When the Sum of the Parts are More than the Whole: How Fully Secured Creditors Can Be Preferred in Bankruptcy

The bankruptcy system seeks to provide debtors with relief from overwhelming debt, while ensuring a fair and equitable distribution to creditors. Though the filing of a bankruptcy petition stays most debt collection efforts and repayment outside of the bankruptcy system, payments made prior to the bankruptcy filing may diminish funds available to distribute to creditors during the bankruptcy case. In order to prevent pre-petition transfers from impacting post-petition distribution within the bankruptcy system, the Bankruptcy Code provides the bankruptcy trustee with the power to avoid various pre-petition transfers and to recover those transfers from the recipient. With regard to one of those potential transfers—preferential transfers—courts regularly find that transfers to fully secured creditors cannot be avoided. However, this conventional wisdom fails to consider how other sections of the Code that allow such creditors to recover additional payments in bankruptcy causes a benefit to those creditors at the expense of others. This article seeks to resolve the lack of congruity between these sections to protect the purposes behind recovery of preferential pre-petition transfers.

Judicial Selection in a Hyper-Politicized Democracy

I am grateful to the Stetson Law Review for providing me this opportunity to comment on Judge Mark Klingensmith’s recent, thought-provoking article on judicial...

On Measuring Damages Where a Contract Breach Benefits the Promisee: Response to Mark Giancaspro, Quantifying Damages in Cases of Advantageous Breach: The Curious Case...

As someone who has regularly taught both contracts and remedies for the past decade and a half, I read with great interest...

Should the Florida Courts Adopt the Federal Twombly Standard For Motions to Dismiss?

For half a century, plaintiffs in federal court facing motions to dismiss dutifully cited the familiar Conley v. Gibson mantra that the motion must...

Exploring Non-prosecutorial Justice Alternatives in America

Restorative justice has become an increasingly popular topic in the national conversation. No longer just a niche legal concept, restorative justice has gained...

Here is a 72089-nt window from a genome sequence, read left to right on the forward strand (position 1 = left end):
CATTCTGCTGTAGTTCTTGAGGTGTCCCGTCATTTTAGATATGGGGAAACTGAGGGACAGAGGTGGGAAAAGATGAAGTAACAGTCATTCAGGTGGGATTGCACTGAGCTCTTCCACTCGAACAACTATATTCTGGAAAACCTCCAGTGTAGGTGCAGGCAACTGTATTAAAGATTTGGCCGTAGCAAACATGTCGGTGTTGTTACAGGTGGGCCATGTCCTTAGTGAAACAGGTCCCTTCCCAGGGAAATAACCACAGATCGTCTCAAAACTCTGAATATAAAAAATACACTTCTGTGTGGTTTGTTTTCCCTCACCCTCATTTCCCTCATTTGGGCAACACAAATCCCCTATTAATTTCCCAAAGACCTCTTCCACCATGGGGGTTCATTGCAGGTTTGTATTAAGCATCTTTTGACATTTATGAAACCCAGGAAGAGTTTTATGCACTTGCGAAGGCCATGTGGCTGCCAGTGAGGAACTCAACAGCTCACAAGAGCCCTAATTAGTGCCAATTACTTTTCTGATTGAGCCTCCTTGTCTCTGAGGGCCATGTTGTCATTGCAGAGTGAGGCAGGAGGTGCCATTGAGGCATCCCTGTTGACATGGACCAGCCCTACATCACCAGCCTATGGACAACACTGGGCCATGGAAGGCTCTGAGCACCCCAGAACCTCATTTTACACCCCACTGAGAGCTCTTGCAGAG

Live Critique of Oral Arguments: Response to Amanda L. Sholtis, Say What?: A How-To Guide on Providing Formative Assessment to Law Students Through Live...

Live critique is a process through which a teacher reviews a student’s work for the first time “live” with the student and provides feedback. Stetson Law Review recently published Say What?: A How-To Guide on Providing Formative Assessment to Law Students Through Live Critique by Professor Amanda L. Sholtis, which focuses on the use of live critique to give feedback to students on written law school assignments, such as memorandums of law or exam answers. This response will offer some reflections on Professor Sholtis’ article and also will discuss how providing feedback to students immediately after they present oral arguments is another useful example of the live-critique method in legal education.

Pulling Back the Curtain on the Great and Powerful Oz*: SCOTUS and Title VII

As a law student, the Stetson Law Review published my first law review article. As a licensed attorney reviewing that article, I have some responses to the topic of my Comment, Title VII employment discrimination based on sex, especially since oral arguments were recently heard at the Supreme Court of the United States (SCOTUS) with three separate but overlapping cases. First, this Response discusses the legal arguments made by the LGB plaintiffs in the cases against the legal arguments I presented in my previous article. Then, the Response reviews the oral argument heard at SCOTUS for the LGB plaintiffs and provides responses to some points made by the Justices. Finally, this Response examines the future, by discussing not only the possible outcomes from the SCOTUS case but also how that decision can impact already viable legal theories LGB plaintiffs use in employment discrimination cases.